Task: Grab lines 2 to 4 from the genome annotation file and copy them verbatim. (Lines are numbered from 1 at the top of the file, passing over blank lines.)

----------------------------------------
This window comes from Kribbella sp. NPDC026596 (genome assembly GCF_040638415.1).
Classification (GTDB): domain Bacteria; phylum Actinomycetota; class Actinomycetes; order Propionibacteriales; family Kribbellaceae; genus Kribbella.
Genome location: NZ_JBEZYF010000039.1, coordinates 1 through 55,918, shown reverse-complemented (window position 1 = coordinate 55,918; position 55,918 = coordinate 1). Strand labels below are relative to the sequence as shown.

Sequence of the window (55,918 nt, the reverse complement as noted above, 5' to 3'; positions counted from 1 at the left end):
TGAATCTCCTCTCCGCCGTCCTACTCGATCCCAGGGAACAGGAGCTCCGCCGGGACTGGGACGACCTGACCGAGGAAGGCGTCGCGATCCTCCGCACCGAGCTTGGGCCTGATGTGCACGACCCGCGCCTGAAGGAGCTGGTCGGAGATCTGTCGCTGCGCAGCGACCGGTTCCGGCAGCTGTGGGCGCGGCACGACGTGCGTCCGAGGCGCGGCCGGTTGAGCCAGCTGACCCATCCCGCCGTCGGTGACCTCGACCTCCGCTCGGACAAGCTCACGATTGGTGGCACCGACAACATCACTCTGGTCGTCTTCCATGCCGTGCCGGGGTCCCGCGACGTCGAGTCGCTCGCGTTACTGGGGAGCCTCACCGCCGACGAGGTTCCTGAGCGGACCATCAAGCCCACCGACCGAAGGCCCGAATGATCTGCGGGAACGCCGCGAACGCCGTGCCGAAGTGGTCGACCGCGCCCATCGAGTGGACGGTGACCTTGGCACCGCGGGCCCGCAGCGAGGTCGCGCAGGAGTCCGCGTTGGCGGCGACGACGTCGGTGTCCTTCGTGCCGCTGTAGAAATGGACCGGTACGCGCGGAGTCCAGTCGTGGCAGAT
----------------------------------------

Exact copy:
Classification (GTDB): domain Bacteria; phylum Actinomycetota; class Actinomycetes; order Propionibacteriales; family Kribbellaceae; genus Kribbella.
Genome location: NZ_JBEZYF010000039.1, coordinates 1 through 55,918, shown reverse-complemented (window position 1 = coordinate 55,918; position 55,918 = coordinate 1). Strand labels below are relative to the sequence as shown.

Sequence of the window (55,918 nt, the reverse complement as noted above, 5' to 3'; positions counted from 1 at the left end):